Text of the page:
One of the ways in which suspense is built is through the fear that the boys might not be able to complete their task of completely destroying Old Misery's house. Note how T. responds to the news that Old Misery has returned early and how this shakes his leadership:
‘Watch the back too.’ T began to plead. ‘Just give me a minute and I’ll fix it. I swear I’ll fix it.’ But his authority had gone with his ambiguity. He was the only one of the gang. ‘Please,’ he said.
It is only the support of Blackie that prevents the boys deserting T. and leaving the job half finished. The way in which the sudden early arrival of Old Misery puts the project in jeopardy however greatly raises the tension in this story as we begin to fear, like T. and the boys do, that they will not be able to complete the total and utter destruction of the house that they had planned.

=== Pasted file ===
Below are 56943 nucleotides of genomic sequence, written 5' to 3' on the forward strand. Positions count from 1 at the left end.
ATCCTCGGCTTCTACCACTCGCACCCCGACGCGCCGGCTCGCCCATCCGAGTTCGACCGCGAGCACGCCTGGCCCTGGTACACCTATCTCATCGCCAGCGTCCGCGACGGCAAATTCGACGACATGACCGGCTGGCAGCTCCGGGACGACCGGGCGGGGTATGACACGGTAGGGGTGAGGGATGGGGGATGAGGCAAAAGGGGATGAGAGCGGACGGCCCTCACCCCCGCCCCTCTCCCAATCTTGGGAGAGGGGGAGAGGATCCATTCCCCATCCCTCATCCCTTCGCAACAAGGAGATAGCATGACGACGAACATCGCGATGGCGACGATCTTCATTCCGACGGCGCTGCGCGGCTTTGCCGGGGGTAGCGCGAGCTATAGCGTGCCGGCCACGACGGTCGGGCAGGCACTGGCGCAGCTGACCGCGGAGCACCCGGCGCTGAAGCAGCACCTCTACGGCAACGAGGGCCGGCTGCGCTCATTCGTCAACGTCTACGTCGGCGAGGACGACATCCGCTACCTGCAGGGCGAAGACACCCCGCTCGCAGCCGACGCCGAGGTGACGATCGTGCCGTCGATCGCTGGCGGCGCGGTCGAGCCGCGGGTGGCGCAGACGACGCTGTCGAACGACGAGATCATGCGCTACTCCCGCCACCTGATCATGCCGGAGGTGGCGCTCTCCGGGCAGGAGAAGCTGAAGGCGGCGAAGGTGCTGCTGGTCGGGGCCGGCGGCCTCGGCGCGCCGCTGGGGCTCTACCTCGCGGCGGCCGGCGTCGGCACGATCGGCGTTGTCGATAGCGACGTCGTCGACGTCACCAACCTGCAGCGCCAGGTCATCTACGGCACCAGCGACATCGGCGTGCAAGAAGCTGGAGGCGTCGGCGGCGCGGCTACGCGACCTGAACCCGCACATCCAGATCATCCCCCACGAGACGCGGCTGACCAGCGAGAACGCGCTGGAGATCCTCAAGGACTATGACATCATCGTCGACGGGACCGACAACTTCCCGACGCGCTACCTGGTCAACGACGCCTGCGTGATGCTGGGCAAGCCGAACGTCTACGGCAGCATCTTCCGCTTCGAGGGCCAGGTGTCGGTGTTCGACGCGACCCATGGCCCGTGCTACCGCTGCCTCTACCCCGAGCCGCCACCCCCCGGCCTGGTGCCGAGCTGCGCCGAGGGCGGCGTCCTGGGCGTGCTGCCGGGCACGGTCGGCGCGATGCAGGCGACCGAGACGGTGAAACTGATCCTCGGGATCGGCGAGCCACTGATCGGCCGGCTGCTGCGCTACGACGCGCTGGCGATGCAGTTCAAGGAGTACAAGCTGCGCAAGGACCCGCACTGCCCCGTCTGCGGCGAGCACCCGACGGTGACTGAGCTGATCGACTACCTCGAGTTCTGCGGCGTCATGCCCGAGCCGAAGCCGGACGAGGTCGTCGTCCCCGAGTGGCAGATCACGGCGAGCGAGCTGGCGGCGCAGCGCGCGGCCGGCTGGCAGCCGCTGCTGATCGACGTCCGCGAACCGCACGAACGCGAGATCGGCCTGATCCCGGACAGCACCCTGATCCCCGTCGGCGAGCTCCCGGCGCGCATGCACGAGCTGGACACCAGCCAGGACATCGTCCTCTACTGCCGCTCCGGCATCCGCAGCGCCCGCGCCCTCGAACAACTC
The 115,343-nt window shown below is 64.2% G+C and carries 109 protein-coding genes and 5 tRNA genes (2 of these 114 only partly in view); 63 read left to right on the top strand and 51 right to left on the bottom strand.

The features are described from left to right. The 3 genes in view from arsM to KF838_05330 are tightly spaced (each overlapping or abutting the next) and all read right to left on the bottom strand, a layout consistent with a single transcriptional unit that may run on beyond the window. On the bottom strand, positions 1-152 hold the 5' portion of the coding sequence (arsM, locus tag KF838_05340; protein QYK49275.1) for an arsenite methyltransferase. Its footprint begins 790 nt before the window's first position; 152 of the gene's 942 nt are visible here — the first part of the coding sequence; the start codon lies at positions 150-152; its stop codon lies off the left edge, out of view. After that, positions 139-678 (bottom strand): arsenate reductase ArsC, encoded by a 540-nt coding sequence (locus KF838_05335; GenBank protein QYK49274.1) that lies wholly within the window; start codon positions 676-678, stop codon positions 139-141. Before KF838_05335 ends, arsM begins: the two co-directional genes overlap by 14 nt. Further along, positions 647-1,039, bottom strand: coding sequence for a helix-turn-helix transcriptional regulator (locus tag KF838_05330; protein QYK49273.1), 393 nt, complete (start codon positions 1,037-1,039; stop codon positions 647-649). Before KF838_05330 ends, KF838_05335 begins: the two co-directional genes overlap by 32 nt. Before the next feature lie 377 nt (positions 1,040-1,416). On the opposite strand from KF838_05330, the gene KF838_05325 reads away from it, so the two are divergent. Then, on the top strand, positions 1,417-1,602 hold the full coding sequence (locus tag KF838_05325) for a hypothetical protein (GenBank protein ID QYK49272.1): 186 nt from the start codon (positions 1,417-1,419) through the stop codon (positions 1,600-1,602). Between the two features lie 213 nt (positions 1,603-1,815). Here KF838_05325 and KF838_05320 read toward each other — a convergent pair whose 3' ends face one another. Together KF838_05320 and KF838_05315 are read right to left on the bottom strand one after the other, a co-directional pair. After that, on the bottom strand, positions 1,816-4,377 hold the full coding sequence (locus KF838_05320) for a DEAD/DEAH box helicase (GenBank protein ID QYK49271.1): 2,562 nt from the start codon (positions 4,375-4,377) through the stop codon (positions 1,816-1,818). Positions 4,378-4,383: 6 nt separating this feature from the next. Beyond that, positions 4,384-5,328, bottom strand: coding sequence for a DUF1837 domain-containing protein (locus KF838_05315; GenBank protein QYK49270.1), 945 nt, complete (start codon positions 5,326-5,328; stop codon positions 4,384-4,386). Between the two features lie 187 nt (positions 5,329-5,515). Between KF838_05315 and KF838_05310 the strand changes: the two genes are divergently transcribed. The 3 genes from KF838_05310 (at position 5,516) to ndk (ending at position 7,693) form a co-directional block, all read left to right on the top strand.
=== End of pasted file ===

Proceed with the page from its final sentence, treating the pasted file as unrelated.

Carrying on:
Greene builds suspense by keeping Trevor's (or T's) plan a secret from the reader until the middle of the story. T. is a man of few words; as Greene writes, his "words were almost confined to voting 'Yes' or 'No' to the plan of operations proposed each day by Blackie." For a while, T. goes along with Blackie's plans, and then he suddenly suggests the plan to take apart Old Misery's house in a very subtle way, while "he looked at the ground, as though he had thoughts to hide." It takes a great deal of coaxing from the other gang members to get T. to admit his plan to pull down the house, while he "raised his eyes, as grey and disturbed as the drab August day."
There is nothing explosive or dramatic about T. In his shy, drab way, he announces the plan to have the Wormsley Common Gang tear down Old Misery's house. The slow and subtle way he takes over the gang from Blackie and announces his plans to tear down the house build suspense. At the beginning of the story, all the reader knows is that T. is interested in the house, but the reader does not know what T. plans to do with the house. It is the slow unraveling of his plans that builds suspense.